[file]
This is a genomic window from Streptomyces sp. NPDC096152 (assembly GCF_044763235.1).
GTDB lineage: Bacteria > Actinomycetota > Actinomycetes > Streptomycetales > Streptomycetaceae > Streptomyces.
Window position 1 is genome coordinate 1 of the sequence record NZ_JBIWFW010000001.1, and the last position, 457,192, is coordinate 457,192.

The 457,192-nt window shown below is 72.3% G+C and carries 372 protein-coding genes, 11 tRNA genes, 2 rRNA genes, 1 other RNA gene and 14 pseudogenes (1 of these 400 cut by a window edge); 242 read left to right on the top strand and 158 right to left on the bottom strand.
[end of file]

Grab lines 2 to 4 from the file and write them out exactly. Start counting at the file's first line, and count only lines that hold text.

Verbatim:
GTDB lineage: Bacteria > Actinomycetota > Actinomycetes > Streptomycetales > Streptomycetaceae > Streptomyces.
Window position 1 is genome coordinate 1 of the sequence record NZ_JBIWFW010000001.1, and the last position, 457,192, is coordinate 457,192.

The 457,192-nt window shown below is 72.3% G+C and carries 372 protein-coding genes, 11 tRNA genes, 2 rRNA genes, 1 other RNA gene and 14 pseudogenes (1 of these 400 cut by a window edge); 242 read left to right on the top strand and 158 right to left on the bottom strand.